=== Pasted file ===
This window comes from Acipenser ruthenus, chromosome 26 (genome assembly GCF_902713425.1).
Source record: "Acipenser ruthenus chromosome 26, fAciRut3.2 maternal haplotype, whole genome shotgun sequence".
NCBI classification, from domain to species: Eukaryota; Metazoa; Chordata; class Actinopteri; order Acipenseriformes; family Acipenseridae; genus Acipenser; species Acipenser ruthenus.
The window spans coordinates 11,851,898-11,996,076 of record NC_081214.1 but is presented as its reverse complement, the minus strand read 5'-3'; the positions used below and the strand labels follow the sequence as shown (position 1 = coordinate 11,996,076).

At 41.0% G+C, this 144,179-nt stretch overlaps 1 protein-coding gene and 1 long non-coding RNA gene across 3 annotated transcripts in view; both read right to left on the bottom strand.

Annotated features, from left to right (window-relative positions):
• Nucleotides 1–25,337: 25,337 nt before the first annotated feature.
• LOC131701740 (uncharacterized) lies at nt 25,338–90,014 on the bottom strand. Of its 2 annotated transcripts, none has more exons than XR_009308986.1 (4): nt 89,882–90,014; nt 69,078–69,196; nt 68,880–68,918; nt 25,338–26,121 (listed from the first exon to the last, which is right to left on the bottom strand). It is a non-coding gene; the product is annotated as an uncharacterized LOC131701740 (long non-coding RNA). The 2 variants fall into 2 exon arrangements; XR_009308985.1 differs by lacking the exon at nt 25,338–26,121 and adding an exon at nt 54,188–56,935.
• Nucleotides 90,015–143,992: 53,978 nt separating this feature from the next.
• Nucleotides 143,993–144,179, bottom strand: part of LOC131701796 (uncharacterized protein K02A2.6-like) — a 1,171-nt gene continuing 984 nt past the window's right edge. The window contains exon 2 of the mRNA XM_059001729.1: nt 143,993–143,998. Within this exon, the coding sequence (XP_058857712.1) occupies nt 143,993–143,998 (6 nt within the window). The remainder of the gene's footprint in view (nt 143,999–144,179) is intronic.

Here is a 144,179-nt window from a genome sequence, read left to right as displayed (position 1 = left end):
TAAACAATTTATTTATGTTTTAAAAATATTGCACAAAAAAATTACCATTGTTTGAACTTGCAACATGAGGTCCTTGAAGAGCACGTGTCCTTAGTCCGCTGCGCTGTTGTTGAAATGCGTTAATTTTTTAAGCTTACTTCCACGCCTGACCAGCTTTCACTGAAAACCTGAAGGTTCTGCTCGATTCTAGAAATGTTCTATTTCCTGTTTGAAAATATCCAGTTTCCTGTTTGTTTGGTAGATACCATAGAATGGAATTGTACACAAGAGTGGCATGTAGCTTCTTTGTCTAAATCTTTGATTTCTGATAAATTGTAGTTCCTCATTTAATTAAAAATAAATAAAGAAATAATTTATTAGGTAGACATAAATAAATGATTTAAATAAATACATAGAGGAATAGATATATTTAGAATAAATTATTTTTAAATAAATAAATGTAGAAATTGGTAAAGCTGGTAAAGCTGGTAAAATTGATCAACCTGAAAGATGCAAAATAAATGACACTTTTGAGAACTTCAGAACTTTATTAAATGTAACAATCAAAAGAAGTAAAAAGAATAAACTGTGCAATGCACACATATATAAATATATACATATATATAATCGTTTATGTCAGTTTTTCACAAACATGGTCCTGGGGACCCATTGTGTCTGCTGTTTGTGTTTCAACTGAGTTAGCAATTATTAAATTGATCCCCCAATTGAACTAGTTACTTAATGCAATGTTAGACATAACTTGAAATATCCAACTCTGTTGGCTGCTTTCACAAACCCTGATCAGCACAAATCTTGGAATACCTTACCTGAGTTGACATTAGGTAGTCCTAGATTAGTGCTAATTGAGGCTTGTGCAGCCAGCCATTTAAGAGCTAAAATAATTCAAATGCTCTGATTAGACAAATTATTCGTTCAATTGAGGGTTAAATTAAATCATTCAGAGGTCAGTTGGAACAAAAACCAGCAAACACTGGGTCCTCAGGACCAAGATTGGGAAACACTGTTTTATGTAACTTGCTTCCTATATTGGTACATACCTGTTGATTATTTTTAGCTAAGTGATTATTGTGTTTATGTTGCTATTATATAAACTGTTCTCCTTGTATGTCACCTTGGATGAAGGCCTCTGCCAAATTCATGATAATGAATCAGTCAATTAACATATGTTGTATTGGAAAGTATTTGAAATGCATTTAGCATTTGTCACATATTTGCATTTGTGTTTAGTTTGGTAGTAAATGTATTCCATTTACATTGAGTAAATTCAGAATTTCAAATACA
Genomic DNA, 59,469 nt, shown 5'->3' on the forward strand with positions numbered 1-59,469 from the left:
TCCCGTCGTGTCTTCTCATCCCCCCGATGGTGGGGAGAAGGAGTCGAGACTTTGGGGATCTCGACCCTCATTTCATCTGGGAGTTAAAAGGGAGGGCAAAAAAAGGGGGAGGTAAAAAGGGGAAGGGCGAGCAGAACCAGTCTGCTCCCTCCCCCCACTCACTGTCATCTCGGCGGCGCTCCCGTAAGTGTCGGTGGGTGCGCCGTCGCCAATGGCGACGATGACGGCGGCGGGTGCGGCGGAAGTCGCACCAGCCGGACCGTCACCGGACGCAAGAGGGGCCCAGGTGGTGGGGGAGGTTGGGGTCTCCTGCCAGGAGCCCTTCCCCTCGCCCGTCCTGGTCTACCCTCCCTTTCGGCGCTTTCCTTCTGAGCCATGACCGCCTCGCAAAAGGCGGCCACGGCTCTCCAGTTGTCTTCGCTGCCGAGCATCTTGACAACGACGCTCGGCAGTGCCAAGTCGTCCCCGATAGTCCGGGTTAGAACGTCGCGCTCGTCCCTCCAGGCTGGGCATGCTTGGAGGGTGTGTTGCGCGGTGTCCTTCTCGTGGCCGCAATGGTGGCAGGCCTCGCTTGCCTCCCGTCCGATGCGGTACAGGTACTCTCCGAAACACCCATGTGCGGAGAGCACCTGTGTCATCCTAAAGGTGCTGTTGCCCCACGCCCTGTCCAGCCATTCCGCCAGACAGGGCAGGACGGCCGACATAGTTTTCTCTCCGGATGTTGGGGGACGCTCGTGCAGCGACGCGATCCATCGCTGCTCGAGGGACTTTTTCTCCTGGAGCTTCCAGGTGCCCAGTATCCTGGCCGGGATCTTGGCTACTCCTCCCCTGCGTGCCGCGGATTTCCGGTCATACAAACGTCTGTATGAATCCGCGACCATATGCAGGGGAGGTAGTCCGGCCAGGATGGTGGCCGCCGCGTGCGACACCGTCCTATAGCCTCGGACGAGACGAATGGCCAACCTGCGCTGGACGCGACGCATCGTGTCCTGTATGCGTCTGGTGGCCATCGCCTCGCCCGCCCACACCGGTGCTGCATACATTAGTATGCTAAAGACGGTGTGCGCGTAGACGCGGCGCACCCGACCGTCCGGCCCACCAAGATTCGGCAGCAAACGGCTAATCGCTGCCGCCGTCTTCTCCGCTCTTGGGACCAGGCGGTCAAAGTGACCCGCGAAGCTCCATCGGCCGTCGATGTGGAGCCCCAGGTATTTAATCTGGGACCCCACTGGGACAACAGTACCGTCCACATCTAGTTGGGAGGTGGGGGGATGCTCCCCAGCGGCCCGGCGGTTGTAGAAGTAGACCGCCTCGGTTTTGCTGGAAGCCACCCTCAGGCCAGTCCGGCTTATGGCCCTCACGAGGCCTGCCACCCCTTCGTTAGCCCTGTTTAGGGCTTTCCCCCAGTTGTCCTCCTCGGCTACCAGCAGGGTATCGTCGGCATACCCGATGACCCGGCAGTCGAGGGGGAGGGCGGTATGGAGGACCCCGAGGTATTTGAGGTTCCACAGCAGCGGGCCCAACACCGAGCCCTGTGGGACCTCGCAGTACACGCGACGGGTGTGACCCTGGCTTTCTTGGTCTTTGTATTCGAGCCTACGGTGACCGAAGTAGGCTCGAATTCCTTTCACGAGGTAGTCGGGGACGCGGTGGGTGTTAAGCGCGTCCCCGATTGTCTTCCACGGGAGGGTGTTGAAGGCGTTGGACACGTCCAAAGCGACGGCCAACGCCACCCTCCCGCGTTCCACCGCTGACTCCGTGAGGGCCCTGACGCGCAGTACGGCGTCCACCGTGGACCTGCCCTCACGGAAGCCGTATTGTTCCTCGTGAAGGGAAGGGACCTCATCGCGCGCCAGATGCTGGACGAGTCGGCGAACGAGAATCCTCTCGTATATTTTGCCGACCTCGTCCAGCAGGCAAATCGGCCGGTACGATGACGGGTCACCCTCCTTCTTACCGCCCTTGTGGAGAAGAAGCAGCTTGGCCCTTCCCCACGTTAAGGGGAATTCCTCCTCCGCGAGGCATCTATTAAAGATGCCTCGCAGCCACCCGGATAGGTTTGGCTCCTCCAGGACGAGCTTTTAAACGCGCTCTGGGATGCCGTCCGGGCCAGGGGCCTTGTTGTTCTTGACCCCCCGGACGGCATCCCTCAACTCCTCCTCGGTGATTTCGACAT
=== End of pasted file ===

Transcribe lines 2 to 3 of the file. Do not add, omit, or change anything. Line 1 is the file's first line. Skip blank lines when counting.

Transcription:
Source record: "Acipenser ruthenus chromosome 26, fAciRut3.2 maternal haplotype, whole genome shotgun sequence".
NCBI classification, from domain to species: Eukaryota; Metazoa; Chordata; class Actinopteri; order Acipenseriformes; family Acipenseridae; genus Acipenser; species Acipenser ruthenus.